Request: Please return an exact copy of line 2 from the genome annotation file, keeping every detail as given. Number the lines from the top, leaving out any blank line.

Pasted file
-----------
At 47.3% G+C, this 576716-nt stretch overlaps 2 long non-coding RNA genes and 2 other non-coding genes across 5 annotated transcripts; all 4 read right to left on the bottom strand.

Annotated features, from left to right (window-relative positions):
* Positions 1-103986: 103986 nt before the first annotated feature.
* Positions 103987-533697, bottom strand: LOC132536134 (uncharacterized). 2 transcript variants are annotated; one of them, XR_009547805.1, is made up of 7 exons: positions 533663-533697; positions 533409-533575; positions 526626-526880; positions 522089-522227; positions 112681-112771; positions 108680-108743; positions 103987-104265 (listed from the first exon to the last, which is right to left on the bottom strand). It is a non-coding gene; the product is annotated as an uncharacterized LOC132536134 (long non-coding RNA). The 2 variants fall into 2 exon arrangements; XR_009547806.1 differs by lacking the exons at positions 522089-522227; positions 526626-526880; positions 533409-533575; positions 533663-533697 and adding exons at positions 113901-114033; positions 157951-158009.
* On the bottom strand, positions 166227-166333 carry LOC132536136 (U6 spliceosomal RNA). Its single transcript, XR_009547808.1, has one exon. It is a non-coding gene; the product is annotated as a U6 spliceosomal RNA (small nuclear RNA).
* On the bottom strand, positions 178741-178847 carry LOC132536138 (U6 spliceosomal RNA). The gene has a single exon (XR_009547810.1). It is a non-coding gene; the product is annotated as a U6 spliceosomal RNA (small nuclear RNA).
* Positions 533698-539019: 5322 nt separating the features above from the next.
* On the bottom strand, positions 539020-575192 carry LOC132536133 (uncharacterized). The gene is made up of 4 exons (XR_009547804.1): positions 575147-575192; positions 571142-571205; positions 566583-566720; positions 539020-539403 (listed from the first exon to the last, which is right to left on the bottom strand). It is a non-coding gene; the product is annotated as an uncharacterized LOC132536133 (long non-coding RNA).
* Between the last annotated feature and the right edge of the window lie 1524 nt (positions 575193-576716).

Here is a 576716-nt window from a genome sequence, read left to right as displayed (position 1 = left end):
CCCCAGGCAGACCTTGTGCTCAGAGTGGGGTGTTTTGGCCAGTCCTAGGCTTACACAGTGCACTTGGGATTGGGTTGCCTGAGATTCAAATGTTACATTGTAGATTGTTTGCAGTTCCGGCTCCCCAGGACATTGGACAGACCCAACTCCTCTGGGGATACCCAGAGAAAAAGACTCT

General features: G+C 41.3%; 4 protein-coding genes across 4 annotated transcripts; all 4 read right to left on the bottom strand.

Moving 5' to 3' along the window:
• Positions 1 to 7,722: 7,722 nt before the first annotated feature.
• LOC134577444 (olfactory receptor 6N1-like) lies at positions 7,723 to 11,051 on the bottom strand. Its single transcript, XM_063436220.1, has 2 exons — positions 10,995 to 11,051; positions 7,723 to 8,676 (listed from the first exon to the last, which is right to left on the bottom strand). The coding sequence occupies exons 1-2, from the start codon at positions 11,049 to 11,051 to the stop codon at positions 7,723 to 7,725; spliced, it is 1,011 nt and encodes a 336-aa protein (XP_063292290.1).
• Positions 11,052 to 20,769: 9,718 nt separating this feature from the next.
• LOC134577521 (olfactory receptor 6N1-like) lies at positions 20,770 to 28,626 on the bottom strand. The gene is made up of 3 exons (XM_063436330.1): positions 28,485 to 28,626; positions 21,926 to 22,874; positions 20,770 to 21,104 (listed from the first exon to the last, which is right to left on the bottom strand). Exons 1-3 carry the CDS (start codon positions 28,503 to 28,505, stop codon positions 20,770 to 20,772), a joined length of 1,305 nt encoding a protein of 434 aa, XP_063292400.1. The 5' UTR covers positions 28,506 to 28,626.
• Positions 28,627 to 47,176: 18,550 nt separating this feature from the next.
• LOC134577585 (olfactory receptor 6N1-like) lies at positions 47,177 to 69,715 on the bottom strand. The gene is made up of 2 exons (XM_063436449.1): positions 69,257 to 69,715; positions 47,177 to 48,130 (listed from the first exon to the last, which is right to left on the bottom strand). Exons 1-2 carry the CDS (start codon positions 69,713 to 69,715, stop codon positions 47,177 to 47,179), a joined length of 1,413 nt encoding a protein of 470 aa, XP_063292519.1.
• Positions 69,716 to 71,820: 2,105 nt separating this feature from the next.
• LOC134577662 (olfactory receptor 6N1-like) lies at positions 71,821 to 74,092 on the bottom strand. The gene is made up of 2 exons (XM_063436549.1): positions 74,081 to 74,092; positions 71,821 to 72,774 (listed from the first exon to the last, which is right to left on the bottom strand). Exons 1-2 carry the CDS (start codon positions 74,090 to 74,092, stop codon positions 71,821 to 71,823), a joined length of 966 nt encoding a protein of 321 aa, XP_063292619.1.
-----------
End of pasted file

Annotated features, from left to right (window-relative positions):